Before placing the meat on the grill, add soaked wood chips. Place chips directly on white-gray ash briquettes or in the smoking box of your gas grill. For more tips on smoking on a gas grill, see sidebar. If using a charcoal grill, you will need to add charcoal every hour to maintain the heat.
Place pork in the center of the cooking grate fat-side up. Cook slowly for 4 to 5 hours at 325- 350°F, or until an instant-read meat thermometer inserted into the middle of the pork registers 190°F-200°F. The meat should be very tender and falling apart. If there is a bone in the meat, it should come out smooth and clean with no meat clinging to it. (This is the real test for doneness on the barbecue circuit.) Remember, there is no need to turn the meat during the entire cooking time.
Let meat rest for 20 minutes or until cool enough to handle. Using rubber food-service gloves, pull meat from the skin, bones and fat. Set aside any crispy bits (fat) that has been completely rendered and looks almost burned. Working quickly, shred the chunks of meat with two forks by crossing the forks and “pulling” the meat into small pieces from the roast. Alternately, you can chop the meat with a cleaver if you prefer. Chop the reserved crispy bits and mix into the pulled pork. While the meat is still warm, mix with enough Lexington-Style BBQ Sauce (recipe follows) to moisten and season the meat, about 3⁄4 cup. The recipe can be made in advance up to this point and reheated with about 1⁄4 cup additional sauce in a double boiler.
Serve sandwich style on a white hamburger bun and top with North Carolina Coleslaw (recipe follows). Serve additional sauce on the side, if desired. Serves 10

Lexington-Style BBQ Sauce:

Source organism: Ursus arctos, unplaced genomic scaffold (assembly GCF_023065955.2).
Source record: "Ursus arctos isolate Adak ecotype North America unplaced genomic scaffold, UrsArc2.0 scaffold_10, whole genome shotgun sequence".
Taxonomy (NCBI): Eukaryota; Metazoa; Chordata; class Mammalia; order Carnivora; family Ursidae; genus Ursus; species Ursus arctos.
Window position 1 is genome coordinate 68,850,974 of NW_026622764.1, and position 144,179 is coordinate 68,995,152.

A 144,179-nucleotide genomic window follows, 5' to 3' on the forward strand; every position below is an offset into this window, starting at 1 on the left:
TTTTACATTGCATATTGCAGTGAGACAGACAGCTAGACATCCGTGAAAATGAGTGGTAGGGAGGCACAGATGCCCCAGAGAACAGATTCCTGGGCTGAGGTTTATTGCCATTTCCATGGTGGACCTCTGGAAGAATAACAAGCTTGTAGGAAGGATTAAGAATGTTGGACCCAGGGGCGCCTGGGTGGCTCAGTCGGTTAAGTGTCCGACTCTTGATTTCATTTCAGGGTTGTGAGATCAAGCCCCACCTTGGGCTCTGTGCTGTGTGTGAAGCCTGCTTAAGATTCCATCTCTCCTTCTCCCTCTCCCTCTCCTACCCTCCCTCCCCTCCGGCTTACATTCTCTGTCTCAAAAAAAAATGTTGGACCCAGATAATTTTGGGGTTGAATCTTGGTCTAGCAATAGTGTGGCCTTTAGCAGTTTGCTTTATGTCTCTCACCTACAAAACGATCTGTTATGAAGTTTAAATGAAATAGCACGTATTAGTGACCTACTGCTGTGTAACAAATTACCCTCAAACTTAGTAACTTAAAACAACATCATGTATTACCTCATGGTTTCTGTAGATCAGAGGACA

2 cups cider vinegar
1 tablespoon kosher salt
1 tablespoon ground white pepper
1⁄2-1 tablespoon red pepper flakes (the more flakes, the hotter the sauce*)
2 tablespoons white sugar
1⁄4 cup brown sugar
1⁄2 teaspoon black pepper
1⁄2 cup ketchup

Mix all ingredients together and let sit at least 10 minutes or almost indefinitely in the refrigerator. (*Note, the longer the sauce sits, the hotter it gets since the heat from the red pepper flakes is brought out by the vinegar. Start with 1⁄2 tablespoon red pepper flakes and then add more to taste. )

North Carolina Coleslaw:
1 recipe Lexington-Style BBQ Sauce (see above):
1 medium head green cabbage, chopped or grated

Mix sauce and cabbage together until well mixed and not quite wet. Refrigerate. Let sit 2 hours or overnight.

South Carolina Mustard Sauce:
3⁄4 cup cider vinegar
1 cup prepared yellow mustard
1⁄2 cup molasses
1⁄4 cup honey
2 tablespoons peanut oil
2 1⁄2 teaspoons Worcestershire sauce
1⁄2 teaspoon ground white pepper
1⁄2teaspoon ground black pepper
3 dashes cayenne pepper
2 teaspoons fine-ground sea salt, optional

In a stainless steel or non-reactive saucepan, combine the liquid ingredients. Whisk to combine and bring to just under a boil, stirring well. Add spices and whisk again. Note: The most popular Carolina Mustard Sauces do not include salt in their list of ingredients, preferring a very sweet single note sauce. I think that the pork tastes a little bland without the salt so I add the salt, giving the sauce a little more complexity. Reduce to a simmer and let cook and additional 5 minutes, stirring occasionally. Let cool before using.
Yield: 2 cups

South Carolina Coleslaw:
1 recipe South Carolina Mustard Sauce (see above)
2 medium head green cabbage, chopped or grated

Mix sauce and cabbage together until well mixed and not quite wet. Refrigerate. Let sit 2 hours or overnight.

Recipes and headnote © 2011 Elizabeth A. Karmel, recipes adapted from the cookbook, Taming the Flame: Secrets to Hot and Quick Grilling and Low and Slow BBQ (John Wiley & Sons).
Photograph courtesy Elizabeth A. Karmel.

Copyright © 2011 Rebecca Lang Cooks, LLC. All rights reserved.